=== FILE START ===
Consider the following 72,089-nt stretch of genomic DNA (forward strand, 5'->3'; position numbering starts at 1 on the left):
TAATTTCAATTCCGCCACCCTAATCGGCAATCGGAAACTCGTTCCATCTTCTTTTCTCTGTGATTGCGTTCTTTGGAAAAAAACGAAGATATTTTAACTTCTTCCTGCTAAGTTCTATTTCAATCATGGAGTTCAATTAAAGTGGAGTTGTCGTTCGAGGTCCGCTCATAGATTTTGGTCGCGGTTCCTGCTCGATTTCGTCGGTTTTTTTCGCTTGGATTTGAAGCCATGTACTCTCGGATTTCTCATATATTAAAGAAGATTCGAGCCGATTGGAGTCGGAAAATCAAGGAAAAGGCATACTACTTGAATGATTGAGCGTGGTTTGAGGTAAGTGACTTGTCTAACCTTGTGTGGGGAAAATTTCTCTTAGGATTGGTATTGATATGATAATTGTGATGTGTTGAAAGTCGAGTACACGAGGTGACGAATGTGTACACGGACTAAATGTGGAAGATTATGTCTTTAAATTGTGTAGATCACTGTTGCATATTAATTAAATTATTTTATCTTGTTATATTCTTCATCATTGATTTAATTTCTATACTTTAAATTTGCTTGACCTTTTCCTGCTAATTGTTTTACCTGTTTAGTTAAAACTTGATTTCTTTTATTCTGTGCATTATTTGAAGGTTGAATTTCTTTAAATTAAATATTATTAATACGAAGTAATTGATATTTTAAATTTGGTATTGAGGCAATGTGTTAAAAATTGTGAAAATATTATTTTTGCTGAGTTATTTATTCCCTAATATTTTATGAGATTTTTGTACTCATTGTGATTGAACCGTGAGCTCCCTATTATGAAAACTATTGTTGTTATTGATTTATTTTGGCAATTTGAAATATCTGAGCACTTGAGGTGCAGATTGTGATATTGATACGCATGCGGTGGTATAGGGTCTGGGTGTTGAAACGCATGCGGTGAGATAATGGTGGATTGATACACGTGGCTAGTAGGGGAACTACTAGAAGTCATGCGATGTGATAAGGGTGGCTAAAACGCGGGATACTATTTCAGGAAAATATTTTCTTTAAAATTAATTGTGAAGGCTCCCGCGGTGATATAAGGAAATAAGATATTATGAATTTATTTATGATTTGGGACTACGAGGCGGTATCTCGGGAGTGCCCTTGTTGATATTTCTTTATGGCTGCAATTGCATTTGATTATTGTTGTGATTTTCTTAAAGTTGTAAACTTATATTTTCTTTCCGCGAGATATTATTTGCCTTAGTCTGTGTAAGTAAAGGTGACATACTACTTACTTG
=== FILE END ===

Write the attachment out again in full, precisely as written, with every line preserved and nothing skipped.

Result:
Consider the following 72,089-nt stretch of genomic DNA (forward strand, 5'->3'; position numbering starts at 1 on the left):
TAATTTCAATTCCGCCACCCTAATCGGCAATCGGAAACTCGTTCCATCTTCTTTTCTCTGTGATTGCGTTCTTTGGAAAAAAACGAAGATATTTTAACTTCTTCCTGCTAAGTTCTATTTCAATCATGGAGTTCAATTAAAGTGGAGTTGTCGTTCGAGGTCCGCTCATAGATTTTGGTCGCGGTTCCTGCTCGATTTCGTCGGTTTTTTTCGCTTGGATTTGAAGCCATGTACTCTCGGATTTCTCATATATTAAAGAAGATTCGAGCCGATTGGAGTCGGAAAATCAAGGAAAAGGCATACTACTTGAATGATTGAGCGTGGTTTGAGGTAAGTGACTTGTCTAACCTTGTGTGGGGAAAATTTCTCTTAGGATTGGTATTGATATGATAATTGTGATGTGTTGAAAGTCGAGTACACGAGGTGACGAATGTGTACACGGACTAAATGTGGAAGATTATGTCTTTAAATTGTGTAGATCACTGTTGCATATTAATTAAATTATTTTATCTTGTTATATTCTTCATCATTGATTTAATTTCTATACTTTAAATTTGCTTGACCTTTTCCTGCTAATTGTTTTACCTGTTTAGTTAAAACTTGATTTCTTTTATTCTGTGCATTATTTGAAGGTTGAATTTCTTTAAATTAAATATTATTAATACGAAGTAATTGATATTTTAAATTTGGTATTGAGGCAATGTGTTAAAAATTGTGAAAATATTATTTTTGCTGAGTTATTTATTCCCTAATATTTTATGAGATTTTTGTACTCATTGTGATTGAACCGTGAGCTCCCTATTATGAAAACTATTGTTGTTATTGATTTATTTTGGCAATTTGAAATATCTGAGCACTTGAGGTGCAGATTGTGATATTGATACGCATGCGGTGGTATAGGGTCTGGGTGTTGAAACGCATGCGGTGAGATAATGGTGGATTGATACACGTGGCTAGTAGGGGAACTACTAGAAGTCATGCGATGTGATAAGGGTGGCTAAAACGCGGGATACTATTTCAGGAAAATATTTTCTTTAAAATTAATTGTGAAGGCTCCCGCGGTGATATAAGGAAATAAGATATTATGAATTTATTTATGATTTGGGACTACGAGGCGGTATCTCGGGAGTGCCCTTGTTGATATTTCTTTATGGCTGCAATTGCATTTGATTATTGTTGTGATTTTCTTAAAGTTGTAAACTTATATTTTCTTTCCGCGAGATATTATTTGCCTTAGTCTGTGTAAGTAAAGGTGACATACTACTTACTTG